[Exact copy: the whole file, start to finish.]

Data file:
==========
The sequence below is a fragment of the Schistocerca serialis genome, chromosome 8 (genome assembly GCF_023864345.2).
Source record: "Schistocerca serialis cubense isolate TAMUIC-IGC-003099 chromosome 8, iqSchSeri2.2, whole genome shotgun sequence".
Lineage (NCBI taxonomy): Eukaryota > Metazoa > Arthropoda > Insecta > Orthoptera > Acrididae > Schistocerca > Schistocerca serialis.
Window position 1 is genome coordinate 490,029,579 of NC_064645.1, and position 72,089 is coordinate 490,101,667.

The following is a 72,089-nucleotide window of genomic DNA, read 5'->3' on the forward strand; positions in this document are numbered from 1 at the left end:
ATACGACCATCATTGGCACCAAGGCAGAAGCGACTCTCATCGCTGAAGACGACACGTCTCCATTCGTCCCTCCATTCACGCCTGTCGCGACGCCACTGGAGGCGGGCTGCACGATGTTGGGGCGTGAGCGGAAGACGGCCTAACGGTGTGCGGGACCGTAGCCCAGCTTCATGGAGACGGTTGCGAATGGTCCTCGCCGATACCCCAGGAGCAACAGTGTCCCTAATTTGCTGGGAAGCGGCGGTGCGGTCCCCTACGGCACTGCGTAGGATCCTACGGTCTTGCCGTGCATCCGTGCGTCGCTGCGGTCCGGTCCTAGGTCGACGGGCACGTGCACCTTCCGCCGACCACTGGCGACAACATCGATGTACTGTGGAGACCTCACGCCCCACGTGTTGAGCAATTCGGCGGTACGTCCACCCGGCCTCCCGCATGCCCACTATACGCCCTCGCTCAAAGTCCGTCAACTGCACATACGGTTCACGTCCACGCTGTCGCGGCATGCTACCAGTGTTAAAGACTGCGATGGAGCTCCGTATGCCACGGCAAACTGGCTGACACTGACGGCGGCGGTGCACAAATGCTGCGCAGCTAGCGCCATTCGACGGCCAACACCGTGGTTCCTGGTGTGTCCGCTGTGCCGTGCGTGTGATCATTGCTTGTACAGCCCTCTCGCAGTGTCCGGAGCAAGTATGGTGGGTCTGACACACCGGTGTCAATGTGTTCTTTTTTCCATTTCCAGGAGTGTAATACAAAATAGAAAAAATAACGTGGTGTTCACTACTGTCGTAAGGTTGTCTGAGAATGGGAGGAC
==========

The sequence below is a fragment of the Schistocerca serialis genome, chromosome 8 (genome assembly GCF_023864345.2).
Source record: "Schistocerca serialis cubense isolate TAMUIC-IGC-003099 chromosome 8, iqSchSeri2.2, whole genome shotgun sequence".
Lineage (NCBI taxonomy): Eukaryota > Metazoa > Arthropoda > Insecta > Orthoptera > Acrididae > Schistocerca > Schistocerca serialis.
Window position 1 is genome coordinate 490,029,579 of NC_064645.1, and position 72,089 is coordinate 490,101,667.

The following is a 72,089-nucleotide window of genomic DNA, read 5'->3' on the forward strand; positions in this document are numbered from 1 at the left end:
ATACGACCATCATTGGCACCAAGGCAGAAGCGACTCTCATCGCTGAAGACGACACGTCTCCATTCGTCCCTCCATTCACGCCTGTCGCGACGCCACTGGAGGCGGGCTGCACGATGTTGGGGCGTGAGCGGAAGACGGCCTAACGGTGTGCGGGACCGTAGCCCAGCTTCATGGAGACGGTTGCGAATGGTCCTCGCCGATACCCCAGGAGCAACAGTGTCCCTAATTTGCTGGGAAGCGGCGGTGCGGTCCCCTACGGCACTGCGTAGGATCCTACGGTCTTGCCGTGCATCCGTGCGTCGCTGCGGTCCGGTCCTAGGTCGACGGGCACGTGCACCTTCCGCCGACCACTGGCGACAACATCGATGTACTGTGGAGACCTCACGCCCCACGTGTTGAGCAATTCGGCGGTACGTCCACCCGGCCTCCCGCATGCCCACTATACGCCCTCGCTCAAAGTCCGTCAACTGCACATACGGTTCACGTCCACGCTGTCGCGGCATGCTACCAGTGTTAAAGACTGCGATGGAGCTCCGTATGCCACGGCAAACTGGCTGACACTGACGGCGGCGGTGCACAAATGCTGCGCAGCTAGCGCCATTCGACGGCCAACACCGTGGTTCCTGGTGTGTCCGCTGTGCCGTGCGTGTGATCATTGCTTGTACAGCCCTCTCGCAGTGTCCGGAGCAAGTATGGTGGGTCTGACACACCGGTGTCAATGTGTTCTTTTTTCCATTTCCAGGAGTGTAATACAAAATAGAAAAAATAACGTGGTGTTCACTACTGTCGTAAGGTTGTCTGAGAATGGGAGGAC